Findings

As a result of its many open and affordable initiatives, PSUL has been able to demonstrate both savings and increased access for students across PSU’s many campuses and World Campus. Broad administrative support has created an environment which enabled UL faculty and staff to lead various initiatives.

Originality/value

UL has long been a leader and partner in open and affordability initiatives at PSU because of its core mission of providing access. By sharing the processes and logistics of how a large research institution with many campuses of various sizes implemented a wide variety of library-driven open and affordability initiatives through a centralized but geographically dispersed structure, academic libraries will be able to replicate similar initiatives in their unique contexts.

Details

Reference Services Review, vol. 48 no. 3
Type: Research Article
ISSN: 0090-7324

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Article
Publication date: 27 March 2007

Elizabeth Thach and Steven Cuellar

Spanish wine sales have grown quite rapidly in the US market during the past few years. The purpose of this paper is to examine this trend, discuss potential reasons, and…

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1121

Abstract

Purpose

Spanish wine sales have grown quite rapidly in the US market during the past few years. The purpose of this paper is to examine this trend, discuss potential reasons, and identify opportunities for maintaining and increasing Spanish wine sales in the US market.

Design/methodology/approach

The objectives are achieved by analyzing ACNielsen scan data from 2002 to 2005 and other secondary data on US wine consumers and trends.

Findings

The results indicate that Americans perceive red Spanish wine quite positively and are moving up in price point expenditures. However, sales of Spanish white wines remain rather fixed at specific price points. In addition, Spanish wine is losing market share to other imported wines, except for certain price points, but is performing well against US wines.

Practical implications

This paper suggests ten opportunities for maintaining and/or increasing Spanish wine sales in the US market. Many of these suggestions are also useful for other countries desiring to export wine to the US.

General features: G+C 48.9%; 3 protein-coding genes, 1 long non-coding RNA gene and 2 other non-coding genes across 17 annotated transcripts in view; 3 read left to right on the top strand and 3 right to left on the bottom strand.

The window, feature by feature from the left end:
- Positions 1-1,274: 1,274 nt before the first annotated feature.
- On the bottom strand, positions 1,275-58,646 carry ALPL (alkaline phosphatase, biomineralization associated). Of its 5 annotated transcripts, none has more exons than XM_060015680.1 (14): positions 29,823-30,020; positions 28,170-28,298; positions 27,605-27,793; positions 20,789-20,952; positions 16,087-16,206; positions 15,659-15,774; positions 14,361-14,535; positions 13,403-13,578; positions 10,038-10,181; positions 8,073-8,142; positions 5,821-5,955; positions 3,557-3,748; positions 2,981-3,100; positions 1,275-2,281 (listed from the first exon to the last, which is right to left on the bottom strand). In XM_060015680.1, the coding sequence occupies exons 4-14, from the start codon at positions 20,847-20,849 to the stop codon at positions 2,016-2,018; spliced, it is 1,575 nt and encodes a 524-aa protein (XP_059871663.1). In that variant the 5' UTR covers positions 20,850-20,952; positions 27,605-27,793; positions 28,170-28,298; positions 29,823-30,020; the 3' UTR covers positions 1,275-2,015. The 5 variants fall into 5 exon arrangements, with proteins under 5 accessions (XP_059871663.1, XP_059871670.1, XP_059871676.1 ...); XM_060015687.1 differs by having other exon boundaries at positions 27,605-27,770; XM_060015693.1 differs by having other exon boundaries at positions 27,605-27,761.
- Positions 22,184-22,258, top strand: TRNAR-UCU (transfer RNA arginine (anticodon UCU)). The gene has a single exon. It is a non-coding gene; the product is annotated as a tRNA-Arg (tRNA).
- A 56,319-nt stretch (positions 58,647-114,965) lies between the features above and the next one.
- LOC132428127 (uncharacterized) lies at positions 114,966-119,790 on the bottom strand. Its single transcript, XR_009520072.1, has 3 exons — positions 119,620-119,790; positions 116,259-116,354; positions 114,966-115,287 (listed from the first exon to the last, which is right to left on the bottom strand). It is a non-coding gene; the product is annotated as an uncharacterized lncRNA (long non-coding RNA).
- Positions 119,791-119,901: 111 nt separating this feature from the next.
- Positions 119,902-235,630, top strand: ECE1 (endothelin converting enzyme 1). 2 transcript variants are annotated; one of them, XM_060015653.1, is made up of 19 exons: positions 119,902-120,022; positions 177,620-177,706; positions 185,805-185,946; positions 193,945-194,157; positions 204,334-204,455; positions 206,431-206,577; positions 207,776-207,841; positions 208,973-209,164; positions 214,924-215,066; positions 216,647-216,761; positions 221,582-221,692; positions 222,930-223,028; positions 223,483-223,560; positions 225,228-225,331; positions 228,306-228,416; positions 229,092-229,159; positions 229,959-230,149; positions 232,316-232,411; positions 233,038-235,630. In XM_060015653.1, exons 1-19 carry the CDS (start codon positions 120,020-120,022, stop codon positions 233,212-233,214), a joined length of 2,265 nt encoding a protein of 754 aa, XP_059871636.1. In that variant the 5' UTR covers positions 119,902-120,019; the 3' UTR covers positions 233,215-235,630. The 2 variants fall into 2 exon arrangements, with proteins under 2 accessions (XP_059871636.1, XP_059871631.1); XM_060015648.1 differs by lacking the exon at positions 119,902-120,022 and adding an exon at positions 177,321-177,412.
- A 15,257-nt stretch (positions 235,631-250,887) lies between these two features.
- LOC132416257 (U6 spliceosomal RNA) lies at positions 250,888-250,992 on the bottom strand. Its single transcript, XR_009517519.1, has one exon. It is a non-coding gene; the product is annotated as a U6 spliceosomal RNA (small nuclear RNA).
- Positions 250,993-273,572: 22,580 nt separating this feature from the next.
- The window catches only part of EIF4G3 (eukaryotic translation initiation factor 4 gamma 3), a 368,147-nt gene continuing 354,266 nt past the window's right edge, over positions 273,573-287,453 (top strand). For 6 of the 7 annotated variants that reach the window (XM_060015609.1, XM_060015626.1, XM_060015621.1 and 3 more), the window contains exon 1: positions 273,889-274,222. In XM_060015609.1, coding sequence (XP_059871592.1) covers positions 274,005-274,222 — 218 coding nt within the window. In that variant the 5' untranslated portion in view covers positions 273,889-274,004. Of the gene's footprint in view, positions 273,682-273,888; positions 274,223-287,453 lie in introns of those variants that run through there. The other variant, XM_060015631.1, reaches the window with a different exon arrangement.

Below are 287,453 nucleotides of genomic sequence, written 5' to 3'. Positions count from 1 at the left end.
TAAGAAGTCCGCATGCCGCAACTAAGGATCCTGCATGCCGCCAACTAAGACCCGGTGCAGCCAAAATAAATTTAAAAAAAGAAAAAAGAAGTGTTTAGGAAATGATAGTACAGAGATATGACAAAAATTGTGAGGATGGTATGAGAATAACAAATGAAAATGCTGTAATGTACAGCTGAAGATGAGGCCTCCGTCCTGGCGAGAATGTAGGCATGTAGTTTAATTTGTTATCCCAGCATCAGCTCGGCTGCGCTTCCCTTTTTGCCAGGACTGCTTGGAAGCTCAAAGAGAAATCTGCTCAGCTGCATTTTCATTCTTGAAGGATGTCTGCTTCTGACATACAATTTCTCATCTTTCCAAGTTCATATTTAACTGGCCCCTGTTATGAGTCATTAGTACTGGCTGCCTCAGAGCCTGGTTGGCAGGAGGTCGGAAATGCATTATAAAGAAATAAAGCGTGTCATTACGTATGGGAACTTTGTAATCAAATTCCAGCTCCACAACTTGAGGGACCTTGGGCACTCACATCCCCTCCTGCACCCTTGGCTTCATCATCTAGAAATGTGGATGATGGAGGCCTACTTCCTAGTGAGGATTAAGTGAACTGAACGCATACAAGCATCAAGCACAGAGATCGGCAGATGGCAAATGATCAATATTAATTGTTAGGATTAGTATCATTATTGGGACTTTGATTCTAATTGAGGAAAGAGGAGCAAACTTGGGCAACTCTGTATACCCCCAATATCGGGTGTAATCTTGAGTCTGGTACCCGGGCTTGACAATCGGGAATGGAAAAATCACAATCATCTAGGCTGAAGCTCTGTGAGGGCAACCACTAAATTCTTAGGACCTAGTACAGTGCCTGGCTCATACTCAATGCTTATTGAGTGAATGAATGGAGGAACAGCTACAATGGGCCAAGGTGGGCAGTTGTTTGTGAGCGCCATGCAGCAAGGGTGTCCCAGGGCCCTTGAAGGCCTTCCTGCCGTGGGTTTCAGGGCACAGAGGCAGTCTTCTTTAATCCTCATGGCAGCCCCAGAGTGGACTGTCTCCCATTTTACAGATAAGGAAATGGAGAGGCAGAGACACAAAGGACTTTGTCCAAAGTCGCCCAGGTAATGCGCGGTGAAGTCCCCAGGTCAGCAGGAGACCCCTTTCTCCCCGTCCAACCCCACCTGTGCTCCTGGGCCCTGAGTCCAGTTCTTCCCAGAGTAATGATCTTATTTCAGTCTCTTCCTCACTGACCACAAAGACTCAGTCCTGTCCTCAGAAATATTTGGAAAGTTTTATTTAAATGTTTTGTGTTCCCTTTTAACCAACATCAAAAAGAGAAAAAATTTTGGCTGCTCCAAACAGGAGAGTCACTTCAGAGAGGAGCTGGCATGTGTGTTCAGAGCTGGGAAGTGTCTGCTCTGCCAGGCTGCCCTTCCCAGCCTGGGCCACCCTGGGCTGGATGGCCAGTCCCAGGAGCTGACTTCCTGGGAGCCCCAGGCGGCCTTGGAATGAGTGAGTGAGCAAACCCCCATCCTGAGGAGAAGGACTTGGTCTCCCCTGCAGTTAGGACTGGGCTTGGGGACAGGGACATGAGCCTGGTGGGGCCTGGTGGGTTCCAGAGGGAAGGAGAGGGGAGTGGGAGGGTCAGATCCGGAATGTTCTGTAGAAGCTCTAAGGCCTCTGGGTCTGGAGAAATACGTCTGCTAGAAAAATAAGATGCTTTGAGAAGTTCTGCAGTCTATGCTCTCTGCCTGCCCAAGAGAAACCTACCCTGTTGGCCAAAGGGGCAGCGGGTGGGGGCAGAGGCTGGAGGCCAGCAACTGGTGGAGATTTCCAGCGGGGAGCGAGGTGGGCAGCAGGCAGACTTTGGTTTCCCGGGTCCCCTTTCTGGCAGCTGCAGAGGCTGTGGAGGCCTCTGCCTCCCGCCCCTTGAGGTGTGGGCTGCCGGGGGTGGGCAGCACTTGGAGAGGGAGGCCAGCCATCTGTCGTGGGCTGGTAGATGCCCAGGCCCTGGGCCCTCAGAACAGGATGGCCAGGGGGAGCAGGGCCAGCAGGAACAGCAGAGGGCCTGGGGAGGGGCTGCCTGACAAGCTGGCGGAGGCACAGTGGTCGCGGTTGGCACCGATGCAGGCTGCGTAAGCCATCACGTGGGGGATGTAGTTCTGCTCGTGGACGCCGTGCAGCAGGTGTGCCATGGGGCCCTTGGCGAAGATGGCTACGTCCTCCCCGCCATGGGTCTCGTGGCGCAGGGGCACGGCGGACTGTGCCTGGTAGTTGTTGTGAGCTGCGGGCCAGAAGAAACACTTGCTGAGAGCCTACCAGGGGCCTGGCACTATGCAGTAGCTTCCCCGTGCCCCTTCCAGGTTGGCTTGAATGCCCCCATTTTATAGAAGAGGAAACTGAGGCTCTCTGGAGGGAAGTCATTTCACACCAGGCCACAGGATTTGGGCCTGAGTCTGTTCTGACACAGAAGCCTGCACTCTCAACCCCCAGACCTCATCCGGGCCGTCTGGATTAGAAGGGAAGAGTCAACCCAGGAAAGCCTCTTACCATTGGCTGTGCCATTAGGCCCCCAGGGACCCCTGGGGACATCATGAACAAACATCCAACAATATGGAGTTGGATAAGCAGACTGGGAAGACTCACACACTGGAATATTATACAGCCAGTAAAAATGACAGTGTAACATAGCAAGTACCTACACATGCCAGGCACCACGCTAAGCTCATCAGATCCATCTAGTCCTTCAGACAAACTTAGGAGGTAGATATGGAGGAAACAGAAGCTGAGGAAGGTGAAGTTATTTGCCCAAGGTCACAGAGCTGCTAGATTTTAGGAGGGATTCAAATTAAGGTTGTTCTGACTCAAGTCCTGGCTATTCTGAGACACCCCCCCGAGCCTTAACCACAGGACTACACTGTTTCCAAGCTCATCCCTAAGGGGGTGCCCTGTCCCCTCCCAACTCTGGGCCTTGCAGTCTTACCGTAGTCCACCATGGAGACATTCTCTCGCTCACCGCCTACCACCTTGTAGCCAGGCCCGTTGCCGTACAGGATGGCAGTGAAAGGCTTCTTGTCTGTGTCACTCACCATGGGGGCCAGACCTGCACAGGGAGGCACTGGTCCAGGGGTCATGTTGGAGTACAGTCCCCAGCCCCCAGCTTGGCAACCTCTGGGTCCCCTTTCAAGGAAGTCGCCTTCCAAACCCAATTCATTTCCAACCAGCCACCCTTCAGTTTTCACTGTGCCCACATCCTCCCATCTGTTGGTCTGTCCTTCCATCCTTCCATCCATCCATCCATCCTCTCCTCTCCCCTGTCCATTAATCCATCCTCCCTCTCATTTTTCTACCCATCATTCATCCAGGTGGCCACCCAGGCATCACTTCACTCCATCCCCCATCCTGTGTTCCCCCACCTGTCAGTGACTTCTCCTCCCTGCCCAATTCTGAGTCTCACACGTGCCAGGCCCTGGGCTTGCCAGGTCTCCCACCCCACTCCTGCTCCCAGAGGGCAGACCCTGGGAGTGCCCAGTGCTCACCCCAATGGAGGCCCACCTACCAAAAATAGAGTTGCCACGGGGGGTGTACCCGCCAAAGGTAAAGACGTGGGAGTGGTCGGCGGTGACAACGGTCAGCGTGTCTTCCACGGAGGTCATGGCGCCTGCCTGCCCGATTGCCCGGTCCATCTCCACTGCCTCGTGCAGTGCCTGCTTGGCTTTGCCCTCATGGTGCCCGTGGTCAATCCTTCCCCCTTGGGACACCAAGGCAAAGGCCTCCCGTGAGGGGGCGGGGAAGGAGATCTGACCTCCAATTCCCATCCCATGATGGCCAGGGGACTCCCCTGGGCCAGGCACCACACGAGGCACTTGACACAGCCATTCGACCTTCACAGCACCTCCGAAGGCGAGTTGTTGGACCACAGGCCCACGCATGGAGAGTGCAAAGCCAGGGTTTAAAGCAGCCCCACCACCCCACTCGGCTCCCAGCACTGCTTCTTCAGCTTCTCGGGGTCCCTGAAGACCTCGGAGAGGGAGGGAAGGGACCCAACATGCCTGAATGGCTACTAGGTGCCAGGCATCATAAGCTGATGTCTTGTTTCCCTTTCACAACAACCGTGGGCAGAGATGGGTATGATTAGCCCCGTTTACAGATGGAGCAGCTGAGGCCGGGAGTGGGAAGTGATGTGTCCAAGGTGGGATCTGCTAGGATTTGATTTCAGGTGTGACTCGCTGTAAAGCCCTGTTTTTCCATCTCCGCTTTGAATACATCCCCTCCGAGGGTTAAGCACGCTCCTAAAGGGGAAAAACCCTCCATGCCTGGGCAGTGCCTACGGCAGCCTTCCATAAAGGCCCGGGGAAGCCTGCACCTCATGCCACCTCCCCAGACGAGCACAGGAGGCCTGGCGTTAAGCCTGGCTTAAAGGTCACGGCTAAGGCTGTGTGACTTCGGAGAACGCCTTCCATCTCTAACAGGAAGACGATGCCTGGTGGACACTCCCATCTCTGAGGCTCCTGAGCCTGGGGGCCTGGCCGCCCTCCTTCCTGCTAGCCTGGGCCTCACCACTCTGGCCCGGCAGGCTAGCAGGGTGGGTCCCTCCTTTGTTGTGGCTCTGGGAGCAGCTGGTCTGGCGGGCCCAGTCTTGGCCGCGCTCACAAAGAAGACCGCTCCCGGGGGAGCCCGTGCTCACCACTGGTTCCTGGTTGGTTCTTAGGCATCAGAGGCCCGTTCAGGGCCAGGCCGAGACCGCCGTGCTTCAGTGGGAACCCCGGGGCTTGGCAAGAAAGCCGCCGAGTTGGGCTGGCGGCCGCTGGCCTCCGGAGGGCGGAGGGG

Originality/value

This paper is one of the first of its kind to provide an in‐depth analysis of ACNielsen Scan data on Spanish wines sales in the USA. In addition, it provides extensive information on the US wine market, trends, and new market segments such as the Millennial and Hispanic markets.

Details

International Journal of Wine Business Research, vol. 19 no. 1
Type: Research Article
ISSN: 1751-1062

Keywords

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Article
Publication date: 11 January 2016

Claire Loh, David H Wong, Ali Quazi and Russel Philip Kingshott

Australian tertiary institutions are increasingly incorporating technologies, such as social media and Web 2.0 tools into teaching in response to changing student needs…

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1781

Abstract

Purpose

Australian tertiary institutions are increasingly incorporating technologies, such as social media and Web 2.0 tools into teaching in response to changing student needs. The purpose of this paper is to revisit a fundamental question, frequently asked in marketing, “what do our ‘customers’ [students] think now?” This will help determine the effectiveness of application of these technologies in courses and teaching programs in a changing competitive educational environment.

Design/methodology/approach

Using a mixed method approach, data were collected through 31 qualitative interviews and a survey of 231 university marketing students. Quantitative techniques included summary statistics, factor analysis and t-test.

Findings

Results indicate while students’ perceived flexibility and better learning outcomes as positive aspects of e-learning, they have concerns about flexibility for self-paced learning, self-motivational issues, lack of human interaction and fostering teamwork.

Research limitations/implications

The study is limited to one Australian university operating in domestic and international markets. However, the study needs to be replicated for better generalizability across the sector.

Practical implications

The findings question the effectiveness of e-learning as an alternative approach to face-to-face learning pedagogy. However, regular review of current e-learning tools is needed to help match student and tertiary institution expectations.

Originality/value

This study re-investigates students’ perception in relation to the benefits that e-learning is expected to yield. It is one of the few studies questioning whether these promised benefits are valued by the tertiary student fraternity.

Details

International Journal of Educational Management, vol. 30 no. 1
Type: Research Article
ISSN: 0951-354X

Keywords